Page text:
As Prabir Purkayastha has argued, the passage of the Electricity Reform Act in 2003 began the process of creating a vertically-integrated market for power in India, linking electricity consumption, distribution, and generation with a highly subsidized, government controlled market for coal. As private firms entered the power market to sell electricity through newly established power exchanges, this put pressure on the government to reduce its stake in subsidizing coal prices and thus to allow private firms to compete in the power market as operators of coal mines. Turning electricity into a tradeable commodity required similar market pressures to be applied to the coal sector.  

But this utopic market mechanism for Indian coal never emerged as its liberalizing ideologues projected. Instead, government control of coal allocation led to a sell-off of India’s coal to all of the major Indian industrial houses – Tata, Reliance, Birla, Jindal, Essar – at rock-bottom prices. Allocation of coal-blocks to private firms first began in 1993, in the aftermath of the liberalizing program pushed on the Indian economy by World Bank partisans and then Finance Minister Manmohan Singh. Between 2004 – 2009, the first years of Singh’s tenure as Prime Minister, the Comptroller and Auditor General of India reports that the worst losses to the public exchequer due to below-market allocations occurred. According to Purkayastha, “government transferred about 44 billion metric tons of coal to private capital gratis – about 6 – 7 times the annual production of the world!”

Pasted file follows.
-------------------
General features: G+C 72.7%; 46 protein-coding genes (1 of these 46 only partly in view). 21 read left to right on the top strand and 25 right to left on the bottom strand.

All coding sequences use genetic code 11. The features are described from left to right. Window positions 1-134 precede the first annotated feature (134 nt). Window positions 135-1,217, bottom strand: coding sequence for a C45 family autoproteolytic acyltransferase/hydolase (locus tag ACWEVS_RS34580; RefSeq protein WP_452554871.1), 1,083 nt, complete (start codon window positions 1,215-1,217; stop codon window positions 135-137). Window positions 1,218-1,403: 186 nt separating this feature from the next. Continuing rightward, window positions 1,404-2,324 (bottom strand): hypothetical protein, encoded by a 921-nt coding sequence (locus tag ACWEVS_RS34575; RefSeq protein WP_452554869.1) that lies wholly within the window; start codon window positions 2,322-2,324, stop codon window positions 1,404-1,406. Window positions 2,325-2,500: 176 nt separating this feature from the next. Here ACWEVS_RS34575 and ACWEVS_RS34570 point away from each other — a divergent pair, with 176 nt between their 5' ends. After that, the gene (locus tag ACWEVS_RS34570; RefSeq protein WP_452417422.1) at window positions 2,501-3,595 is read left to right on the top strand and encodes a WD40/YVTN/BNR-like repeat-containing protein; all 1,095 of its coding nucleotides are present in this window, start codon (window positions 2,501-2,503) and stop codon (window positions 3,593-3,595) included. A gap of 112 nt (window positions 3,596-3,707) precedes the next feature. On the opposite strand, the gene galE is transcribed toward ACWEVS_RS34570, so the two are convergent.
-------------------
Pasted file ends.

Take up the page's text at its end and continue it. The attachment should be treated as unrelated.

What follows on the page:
The investigation into the Singh government’s preferential allocations later became dubbed “coal-gate” and helped to establish the anti-incumbency sentiment that propelled Modi and the BJP to national power in 2014. The effects of coal-gate are still being felt. Having established a special court to deal with the fraudulent allocations, the Central Bureau of Investigation has just in this last year brought charges against the industrialist R.C. Rungta, as well as three ministers for the state of Jharkhand. The most spectacular prosecution of all has been that of Naveen Jindal, chairman of the massive Jindal Steel and Power, who was serving as a member of India’s upper parliamentary house when his company was awarded favorable coal blocks.